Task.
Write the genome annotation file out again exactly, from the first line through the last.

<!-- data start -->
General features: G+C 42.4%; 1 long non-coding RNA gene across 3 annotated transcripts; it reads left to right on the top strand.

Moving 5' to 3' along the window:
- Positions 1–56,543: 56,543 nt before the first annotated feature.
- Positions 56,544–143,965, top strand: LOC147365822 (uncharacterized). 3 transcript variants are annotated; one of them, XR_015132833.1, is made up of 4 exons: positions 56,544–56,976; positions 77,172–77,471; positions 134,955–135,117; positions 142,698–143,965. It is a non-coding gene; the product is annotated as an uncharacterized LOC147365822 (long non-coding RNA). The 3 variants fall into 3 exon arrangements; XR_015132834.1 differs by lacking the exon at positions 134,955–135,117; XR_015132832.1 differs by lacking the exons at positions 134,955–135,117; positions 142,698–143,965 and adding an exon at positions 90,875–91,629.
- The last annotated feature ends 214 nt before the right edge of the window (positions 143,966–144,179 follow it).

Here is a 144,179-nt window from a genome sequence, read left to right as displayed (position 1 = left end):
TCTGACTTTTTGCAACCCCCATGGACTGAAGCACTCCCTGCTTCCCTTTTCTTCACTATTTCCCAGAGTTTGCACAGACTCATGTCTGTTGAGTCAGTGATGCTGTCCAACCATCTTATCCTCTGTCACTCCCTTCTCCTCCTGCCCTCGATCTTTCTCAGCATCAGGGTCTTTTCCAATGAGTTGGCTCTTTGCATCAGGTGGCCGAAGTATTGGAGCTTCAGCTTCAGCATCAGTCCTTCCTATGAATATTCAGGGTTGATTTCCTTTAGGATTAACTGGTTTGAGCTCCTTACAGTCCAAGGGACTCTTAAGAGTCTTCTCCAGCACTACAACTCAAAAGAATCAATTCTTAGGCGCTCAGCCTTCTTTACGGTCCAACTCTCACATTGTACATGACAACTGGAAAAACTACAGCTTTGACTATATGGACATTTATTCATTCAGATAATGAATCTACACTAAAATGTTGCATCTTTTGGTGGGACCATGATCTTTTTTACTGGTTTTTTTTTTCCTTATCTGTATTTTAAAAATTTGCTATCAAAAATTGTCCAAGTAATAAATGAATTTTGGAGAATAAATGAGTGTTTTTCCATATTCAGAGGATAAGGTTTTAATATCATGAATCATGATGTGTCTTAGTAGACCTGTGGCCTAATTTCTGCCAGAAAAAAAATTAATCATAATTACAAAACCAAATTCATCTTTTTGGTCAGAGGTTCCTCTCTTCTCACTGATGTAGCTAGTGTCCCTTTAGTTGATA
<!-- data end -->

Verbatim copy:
General features: G+C 42.4%; 1 long non-coding RNA gene across 3 annotated transcripts; it reads left to right on the top strand.

Moving 5' to 3' along the window:
- Positions 1–56,543: 56,543 nt before the first annotated feature.
- Positions 56,544–143,965, top strand: LOC147365822 (uncharacterized). 3 transcript variants are annotated; one of them, XR_015132833.1, is made up of 4 exons: positions 56,544–56,976; positions 77,172–77,471; positions 134,955–135,117; positions 142,698–143,965. It is a non-coding gene; the product is annotated as an uncharacterized LOC147365822 (long non-coding RNA). The 3 variants fall into 3 exon arrangements; XR_015132834.1 differs by lacking the exon at positions 134,955–135,117; XR_015132832.1 differs by lacking the exons at positions 134,955–135,117; positions 142,698–143,965 and adding an exon at positions 90,875–91,629.
- The last annotated feature ends 214 nt before the right edge of the window (positions 143,966–144,179 follow it).

Here is a 144,179-nt window from a genome sequence, read left to right as displayed (position 1 = left end):
TCTGACTTTTTGCAACCCCCATGGACTGAAGCACTCCCTGCTTCCCTTTTCTTCACTATTTCCCAGAGTTTGCACAGACTCATGTCTGTTGAGTCAGTGATGCTGTCCAACCATCTTATCCTCTGTCACTCCCTTCTCCTCCTGCCCTCGATCTTTCTCAGCATCAGGGTCTTTTCCAATGAGTTGGCTCTTTGCATCAGGTGGCCGAAGTATTGGAGCTTCAGCTTCAGCATCAGTCCTTCCTATGAATATTCAGGGTTGATTTCCTTTAGGATTAACTGGTTTGAGCTCCTTACAGTCCAAGGGACTCTTAAGAGTCTTCTCCAGCACTACAACTCAAAAGAATCAATTCTTAGGCGCTCAGCCTTCTTTACGGTCCAACTCTCACATTGTACATGACAACTGGAAAAACTACAGCTTTGACTATATGGACATTTATTCATTCAGATAATGAATCTACACTAAAATGTTGCATCTTTTGGTGGGACCATGATCTTTTTTACTGGTTTTTTTTTTCCTTATCTGTATTTTAAAAATTTGCTATCAAAAATTGTCCAAGTAATAAATGAATTTTGGAGAATAAATGAGTGTTTTTCCATATTCAGAGGATAAGGTTTTAATATCATGAATCATGATGTGTCTTAGTAGACCTGTGGCCTAATTTCTGCCAGAAAAAAAATTAATCATAATTACAAAACCAAATTCATCTTTTTGGTCAGAGGTTCCTCTCTTCTCACTGATGTAGCTAGTGTCCCTTTAGTTGATA